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COVID-19 Research & Publications

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Research links COVID-19 to loss of taste

Nearly half of individuals who contract COVID-19 experience an abnormal or complete loss of their sense of taste, an analysis led by UToledo chief internal medicine resident, Dr. Muhammad Aziz, has found.

The systematic review, published in the journal Gastroenterology, could provide yet another diagnostic hint for clinicians who suspect their patients might have the disease.

“Earlier studies didn’t note this symptom, and that was probably because of the severity of other symptoms like cough, fever and trouble breathing,” said Dr. Muhammad Aziz, chief internal medicine resident at UToledo and the paper’s lead author. “We were beginning to note that altered or lost sense of taste were also present, not just here and there, but in a significant proportion.”

Read more in UToledo News

Dr. Aziz also recently published a meta-analysis on COVID-19 with Drs. Rawish Fatima and Ragheb Assaly in the form of a letter to the editor in the Journal of Medical Virology.


Sharing Knowledge

Dr. Jennifer Hanrahan, associate professor in the Dept. of Medicine and chief of the division of infectious diseases, recently discussed the potential side effects of a new COVID-19 treatment in Rolling Stone.

Dr. Hanrahan also recently gave an update on what we’ve learned about the COVID-19 pandemic in this UToledo video

Dr. Vithal Shendge, assistant professor in the Department of Orthopaedic Surgery, wrote an article in the Sturgis Journal, titled "Impact of COVID-19 on musculoskeletal care."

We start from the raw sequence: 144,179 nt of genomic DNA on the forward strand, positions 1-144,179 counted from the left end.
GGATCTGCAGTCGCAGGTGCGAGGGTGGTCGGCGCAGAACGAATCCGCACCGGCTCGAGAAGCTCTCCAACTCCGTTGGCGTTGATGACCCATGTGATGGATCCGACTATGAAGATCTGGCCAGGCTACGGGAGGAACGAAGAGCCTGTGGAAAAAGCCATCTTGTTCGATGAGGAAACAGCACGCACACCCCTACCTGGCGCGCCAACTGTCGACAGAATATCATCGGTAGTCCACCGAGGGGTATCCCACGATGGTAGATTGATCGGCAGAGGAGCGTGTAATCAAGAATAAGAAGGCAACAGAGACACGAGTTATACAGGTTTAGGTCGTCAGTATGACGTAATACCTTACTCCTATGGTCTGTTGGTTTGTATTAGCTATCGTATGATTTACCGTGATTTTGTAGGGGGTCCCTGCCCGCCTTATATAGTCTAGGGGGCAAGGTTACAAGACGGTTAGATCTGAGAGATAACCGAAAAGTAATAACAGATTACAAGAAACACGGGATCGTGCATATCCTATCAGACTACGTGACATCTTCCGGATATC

Members of the Department of Neurology and the ProMedica Neurosciences Center recently wrote a guide in Frontiers in Neurology, titled "Interventional Stroke Care in the Era of COVID-19." Authors include Drs. Hisham Salahuddin, Alicia C. Castonguay, Syed F. Zaidi, Richard Burgess and Mouhammad A. Jumaa.  

Additional research from members of the Department of Neurology, along with colleagues at 11 stroke centers in Michigan, revealed fewer people were admitted to stroke centers in Michigan and northwest Ohio since the beginning of the pandemic. Even fewer patients received the life-saving procedure, mechanical thrombectomy, for the most severe form of ischemic stroke. Researchers call this negative influence the bystander effect. Authors include Dr. Jumaa, along with Drs. Zaidi and Burgess. The letter, titled "The Bystander Effect on Stroke Care in Michigan," was published in Neurosurgery


Additional Publications

Artificial intelligence and machine learning to fight COVID-19. Alimadadi A, Aryal S, Manandhar I, Munroe PB, Joe B, Cheng X. Physiol Genomics. 2020 Apr 1;52(4):200-202. doi: 10.1152/physiolgenomics.00029.2020. Epub 2020 Mar 27. PMID: 32216577 

Harnessing innate immunity to eliminate SARS-CoV-2 and ameliorate COVID-19 disease. Golonka RM, Saha P, Yeoh BS, Chattopadhyay S, Gewirtz AT, Joe B, Vijay-Kumar M. Physiol Genomics. 2020 May 1;52(5):217-221. doi: 10.1152/physiolgenomics.00033.2020. Epub 2020 Apr 10. PMID: 32275178

Gnotobiotic Rats Reveal That Gut Microbiota Regulates Colonic mRNA of Ace2, the Receptor for SARS-CoV-2 Infectivity. Yang T, Chakraborty S, Saha P, Mell B, Cheng X, Yeo JY, Mei X, Zhou G, Mandal J, Golonka R, Yeoh BS, Putluri V, Piyarathna DWB, Putluri N, McCarthy CG, Wenceslau CF, Sreekumar A, Gewirtz AT, Vijay-Kumar M, Joe B. Hypertension. 2020 Jul;76(1):e1-e3. doi: 10.1161/HYPERTENSIONAHA.120.15360. Epub 2020 May 19.PMID: 32426999

What If I Told You the COVID-19 Pandemic Is Not Entirely Bad? Moussa, M. Journal of Graduate Medical Education:  2020; 12(3); 283-283.

Last Updated: 7/15/20